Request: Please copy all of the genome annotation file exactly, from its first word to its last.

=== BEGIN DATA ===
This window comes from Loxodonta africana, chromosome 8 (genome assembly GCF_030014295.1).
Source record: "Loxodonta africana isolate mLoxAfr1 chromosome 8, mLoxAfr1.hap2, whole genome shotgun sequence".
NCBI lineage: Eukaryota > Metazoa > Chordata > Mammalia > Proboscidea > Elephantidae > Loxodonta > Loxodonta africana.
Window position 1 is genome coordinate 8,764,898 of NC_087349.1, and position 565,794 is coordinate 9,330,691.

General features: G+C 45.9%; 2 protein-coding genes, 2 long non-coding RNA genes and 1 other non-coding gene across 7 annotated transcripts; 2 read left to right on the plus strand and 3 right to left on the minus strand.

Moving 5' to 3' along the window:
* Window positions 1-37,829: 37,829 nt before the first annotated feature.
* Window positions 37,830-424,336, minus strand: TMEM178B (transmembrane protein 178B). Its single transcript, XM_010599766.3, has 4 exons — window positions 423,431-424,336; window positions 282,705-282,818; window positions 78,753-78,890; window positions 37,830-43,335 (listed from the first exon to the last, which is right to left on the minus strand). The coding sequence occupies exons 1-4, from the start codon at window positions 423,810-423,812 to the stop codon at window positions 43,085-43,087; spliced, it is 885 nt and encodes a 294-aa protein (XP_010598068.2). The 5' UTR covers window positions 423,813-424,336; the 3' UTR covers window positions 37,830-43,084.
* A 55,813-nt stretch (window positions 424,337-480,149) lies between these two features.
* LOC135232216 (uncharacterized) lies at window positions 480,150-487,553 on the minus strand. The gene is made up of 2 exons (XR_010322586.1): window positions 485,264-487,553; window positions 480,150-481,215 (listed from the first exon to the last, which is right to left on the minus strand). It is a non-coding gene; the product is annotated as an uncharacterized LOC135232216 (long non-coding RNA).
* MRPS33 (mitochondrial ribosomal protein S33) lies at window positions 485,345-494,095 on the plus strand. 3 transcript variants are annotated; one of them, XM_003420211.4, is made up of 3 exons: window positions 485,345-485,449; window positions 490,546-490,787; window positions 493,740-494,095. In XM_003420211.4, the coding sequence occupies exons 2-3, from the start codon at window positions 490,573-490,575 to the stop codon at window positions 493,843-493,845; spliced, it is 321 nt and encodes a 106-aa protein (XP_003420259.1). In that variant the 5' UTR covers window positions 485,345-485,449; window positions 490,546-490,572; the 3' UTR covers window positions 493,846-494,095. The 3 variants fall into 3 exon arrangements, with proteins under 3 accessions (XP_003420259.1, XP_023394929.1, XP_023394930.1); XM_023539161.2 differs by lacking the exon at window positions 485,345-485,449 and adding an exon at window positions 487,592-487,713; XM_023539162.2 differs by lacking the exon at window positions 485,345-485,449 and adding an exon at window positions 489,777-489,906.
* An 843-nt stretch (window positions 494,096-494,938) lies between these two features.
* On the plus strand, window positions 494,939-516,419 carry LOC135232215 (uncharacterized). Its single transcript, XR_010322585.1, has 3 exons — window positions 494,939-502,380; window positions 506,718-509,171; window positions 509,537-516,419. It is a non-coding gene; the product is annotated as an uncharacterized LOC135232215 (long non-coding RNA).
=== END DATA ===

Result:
This window comes from Loxodonta africana, chromosome 8 (genome assembly GCF_030014295.1).
Source record: "Loxodonta africana isolate mLoxAfr1 chromosome 8, mLoxAfr1.hap2, whole genome shotgun sequence".
NCBI lineage: Eukaryota > Metazoa > Chordata > Mammalia > Proboscidea > Elephantidae > Loxodonta > Loxodonta africana.
Window position 1 is genome coordinate 8,764,898 of NC_087349.1, and position 565,794 is coordinate 9,330,691.

General features: G+C 45.9%; 2 protein-coding genes, 2 long non-coding RNA genes and 1 other non-coding gene across 7 annotated transcripts; 2 read left to right on the plus strand and 3 right to left on the minus strand.

Moving 5' to 3' along the window:
* Window positions 1-37,829: 37,829 nt before the first annotated feature.
* Window positions 37,830-424,336, minus strand: TMEM178B (transmembrane protein 178B). Its single transcript, XM_010599766.3, has 4 exons — window positions 423,431-424,336; window positions 282,705-282,818; window positions 78,753-78,890; window positions 37,830-43,335 (listed from the first exon to the last, which is right to left on the minus strand). The coding sequence occupies exons 1-4, from the start codon at window positions 423,810-423,812 to the stop codon at window positions 43,085-43,087; spliced, it is 885 nt and encodes a 294-aa protein (XP_010598068.2). The 5' UTR covers window positions 423,813-424,336; the 3' UTR covers window positions 37,830-43,084.
* A 55,813-nt stretch (window positions 424,337-480,149) lies between these two features.
* LOC135232216 (uncharacterized) lies at window positions 480,150-487,553 on the minus strand. The gene is made up of 2 exons (XR_010322586.1): window positions 485,264-487,553; window positions 480,150-481,215 (listed from the first exon to the last, which is right to left on the minus strand). It is a non-coding gene; the product is annotated as an uncharacterized LOC135232216 (long non-coding RNA).
* MRPS33 (mitochondrial ribosomal protein S33) lies at window positions 485,345-494,095 on the plus strand. 3 transcript variants are annotated; one of them, XM_003420211.4, is made up of 3 exons: window positions 485,345-485,449; window positions 490,546-490,787; window positions 493,740-494,095. In XM_003420211.4, the coding sequence occupies exons 2-3, from the start codon at window positions 490,573-490,575 to the stop codon at window positions 493,843-493,845; spliced, it is 321 nt and encodes a 106-aa protein (XP_003420259.1). In that variant the 5' UTR covers window positions 485,345-485,449; window positions 490,546-490,572; the 3' UTR covers window positions 493,846-494,095. The 3 variants fall into 3 exon arrangements, with proteins under 3 accessions (XP_003420259.1, XP_023394929.1, XP_023394930.1); XM_023539161.2 differs by lacking the exon at window positions 485,345-485,449 and adding an exon at window positions 487,592-487,713; XM_023539162.2 differs by lacking the exon at window positions 485,345-485,449 and adding an exon at window positions 489,777-489,906.
* An 843-nt stretch (window positions 494,096-494,938) lies between these two features.
* On the plus strand, window positions 494,939-516,419 carry LOC135232215 (uncharacterized). Its single transcript, XR_010322585.1, has 3 exons — window positions 494,939-502,380; window positions 506,718-509,171; window positions 509,537-516,419. It is a non-coding gene; the product is annotated as an uncharacterized LOC135232215 (long non-coding RNA).